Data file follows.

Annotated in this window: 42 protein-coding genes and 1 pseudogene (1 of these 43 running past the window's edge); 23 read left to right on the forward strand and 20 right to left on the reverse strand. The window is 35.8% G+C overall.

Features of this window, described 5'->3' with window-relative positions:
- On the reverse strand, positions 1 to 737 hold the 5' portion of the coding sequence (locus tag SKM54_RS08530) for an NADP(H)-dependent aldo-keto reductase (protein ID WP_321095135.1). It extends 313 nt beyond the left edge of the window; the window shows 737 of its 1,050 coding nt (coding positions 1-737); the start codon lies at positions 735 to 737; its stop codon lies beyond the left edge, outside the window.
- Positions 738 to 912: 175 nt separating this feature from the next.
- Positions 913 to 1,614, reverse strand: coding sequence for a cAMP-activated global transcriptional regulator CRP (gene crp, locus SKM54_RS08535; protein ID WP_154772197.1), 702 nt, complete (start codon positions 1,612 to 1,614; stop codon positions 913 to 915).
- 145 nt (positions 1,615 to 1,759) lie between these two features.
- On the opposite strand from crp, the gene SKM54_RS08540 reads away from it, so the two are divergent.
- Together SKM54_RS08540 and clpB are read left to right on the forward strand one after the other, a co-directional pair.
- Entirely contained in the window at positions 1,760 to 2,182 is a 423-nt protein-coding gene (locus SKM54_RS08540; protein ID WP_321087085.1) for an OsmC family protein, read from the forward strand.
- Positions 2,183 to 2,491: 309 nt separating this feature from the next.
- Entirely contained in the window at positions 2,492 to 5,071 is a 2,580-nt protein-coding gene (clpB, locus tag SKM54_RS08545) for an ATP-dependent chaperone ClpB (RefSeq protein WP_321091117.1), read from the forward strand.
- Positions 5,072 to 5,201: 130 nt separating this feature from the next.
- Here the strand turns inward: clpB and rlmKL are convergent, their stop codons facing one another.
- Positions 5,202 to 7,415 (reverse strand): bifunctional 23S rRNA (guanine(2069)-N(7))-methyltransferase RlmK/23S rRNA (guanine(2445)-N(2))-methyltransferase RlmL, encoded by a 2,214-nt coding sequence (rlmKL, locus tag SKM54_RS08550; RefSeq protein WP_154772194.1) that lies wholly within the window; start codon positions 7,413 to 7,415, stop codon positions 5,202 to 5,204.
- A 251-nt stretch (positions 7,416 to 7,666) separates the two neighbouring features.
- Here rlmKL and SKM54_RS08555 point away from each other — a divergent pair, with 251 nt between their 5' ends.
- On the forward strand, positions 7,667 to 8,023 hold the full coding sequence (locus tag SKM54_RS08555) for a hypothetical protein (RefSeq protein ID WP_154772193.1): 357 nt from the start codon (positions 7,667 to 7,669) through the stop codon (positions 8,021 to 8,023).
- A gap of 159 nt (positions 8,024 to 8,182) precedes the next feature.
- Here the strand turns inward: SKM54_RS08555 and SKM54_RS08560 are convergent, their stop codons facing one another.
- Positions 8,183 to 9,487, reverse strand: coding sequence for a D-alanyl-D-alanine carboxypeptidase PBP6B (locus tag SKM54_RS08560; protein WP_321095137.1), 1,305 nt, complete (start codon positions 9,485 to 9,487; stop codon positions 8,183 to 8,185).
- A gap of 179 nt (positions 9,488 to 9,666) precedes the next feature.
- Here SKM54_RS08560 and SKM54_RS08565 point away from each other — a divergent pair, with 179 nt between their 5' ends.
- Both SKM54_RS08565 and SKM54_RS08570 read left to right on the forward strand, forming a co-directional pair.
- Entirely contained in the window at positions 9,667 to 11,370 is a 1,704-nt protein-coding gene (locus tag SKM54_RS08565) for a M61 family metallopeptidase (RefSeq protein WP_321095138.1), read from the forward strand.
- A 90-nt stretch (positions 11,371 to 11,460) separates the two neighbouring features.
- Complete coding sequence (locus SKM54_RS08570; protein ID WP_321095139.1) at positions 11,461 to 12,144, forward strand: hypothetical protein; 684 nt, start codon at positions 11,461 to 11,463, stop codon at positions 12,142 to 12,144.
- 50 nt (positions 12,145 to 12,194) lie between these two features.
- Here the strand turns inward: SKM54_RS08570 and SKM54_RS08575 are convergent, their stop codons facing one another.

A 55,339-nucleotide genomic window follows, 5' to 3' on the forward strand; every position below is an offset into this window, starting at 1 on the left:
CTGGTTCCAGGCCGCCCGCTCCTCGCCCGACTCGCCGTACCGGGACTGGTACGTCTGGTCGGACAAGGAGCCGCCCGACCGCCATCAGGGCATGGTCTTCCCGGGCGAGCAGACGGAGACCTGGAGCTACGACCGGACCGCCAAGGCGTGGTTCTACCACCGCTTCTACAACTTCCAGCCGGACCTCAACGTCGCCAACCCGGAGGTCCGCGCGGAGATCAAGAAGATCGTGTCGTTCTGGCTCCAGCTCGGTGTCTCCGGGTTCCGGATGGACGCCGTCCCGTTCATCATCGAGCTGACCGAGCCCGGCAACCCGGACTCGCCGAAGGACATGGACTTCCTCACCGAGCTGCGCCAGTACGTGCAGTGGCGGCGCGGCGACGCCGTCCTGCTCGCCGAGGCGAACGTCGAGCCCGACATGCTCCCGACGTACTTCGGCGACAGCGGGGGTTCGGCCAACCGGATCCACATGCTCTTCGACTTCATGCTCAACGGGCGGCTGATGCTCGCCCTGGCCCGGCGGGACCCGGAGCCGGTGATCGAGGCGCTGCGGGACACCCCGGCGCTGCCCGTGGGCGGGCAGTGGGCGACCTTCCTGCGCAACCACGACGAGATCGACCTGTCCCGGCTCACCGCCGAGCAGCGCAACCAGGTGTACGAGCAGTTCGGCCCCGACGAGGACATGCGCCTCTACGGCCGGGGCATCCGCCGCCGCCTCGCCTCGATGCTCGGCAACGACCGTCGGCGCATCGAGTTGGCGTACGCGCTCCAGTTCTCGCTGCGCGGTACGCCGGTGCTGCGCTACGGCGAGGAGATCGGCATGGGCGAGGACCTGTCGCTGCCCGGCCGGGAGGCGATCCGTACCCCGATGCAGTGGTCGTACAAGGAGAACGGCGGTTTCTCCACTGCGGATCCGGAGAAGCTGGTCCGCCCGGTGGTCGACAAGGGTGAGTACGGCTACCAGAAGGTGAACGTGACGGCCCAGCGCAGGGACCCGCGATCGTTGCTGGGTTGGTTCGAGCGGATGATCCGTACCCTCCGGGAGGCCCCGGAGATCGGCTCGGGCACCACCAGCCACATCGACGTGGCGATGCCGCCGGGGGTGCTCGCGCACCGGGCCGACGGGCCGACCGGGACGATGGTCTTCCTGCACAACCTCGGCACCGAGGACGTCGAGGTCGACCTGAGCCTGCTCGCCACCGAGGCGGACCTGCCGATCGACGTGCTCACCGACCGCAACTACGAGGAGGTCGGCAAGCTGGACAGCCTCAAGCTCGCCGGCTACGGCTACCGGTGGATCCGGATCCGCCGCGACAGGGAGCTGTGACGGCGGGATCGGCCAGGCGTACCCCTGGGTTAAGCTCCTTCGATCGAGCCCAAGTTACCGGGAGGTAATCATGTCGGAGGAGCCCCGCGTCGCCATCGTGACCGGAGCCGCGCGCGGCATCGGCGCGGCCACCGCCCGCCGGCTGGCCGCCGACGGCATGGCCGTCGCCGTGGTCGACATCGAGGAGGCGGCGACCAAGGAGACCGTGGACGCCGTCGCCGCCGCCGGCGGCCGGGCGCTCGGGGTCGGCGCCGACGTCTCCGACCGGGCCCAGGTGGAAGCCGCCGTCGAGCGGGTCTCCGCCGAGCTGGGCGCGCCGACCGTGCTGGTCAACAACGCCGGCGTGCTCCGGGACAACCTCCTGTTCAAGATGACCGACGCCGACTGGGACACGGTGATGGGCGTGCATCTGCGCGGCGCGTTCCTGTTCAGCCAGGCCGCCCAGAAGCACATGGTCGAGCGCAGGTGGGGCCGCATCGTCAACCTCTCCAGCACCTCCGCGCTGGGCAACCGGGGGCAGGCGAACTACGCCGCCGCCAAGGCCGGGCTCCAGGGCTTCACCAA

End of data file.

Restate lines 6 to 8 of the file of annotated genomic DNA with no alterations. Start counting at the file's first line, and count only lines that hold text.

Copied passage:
- 145 nt (positions 1,615 to 1,759) lie between these two features.
- On the opposite strand from crp, the gene SKM54_RS08540 reads away from it, so the two are divergent.
- Together SKM54_RS08540 and clpB are read left to right on the forward strand one after the other, a co-directional pair.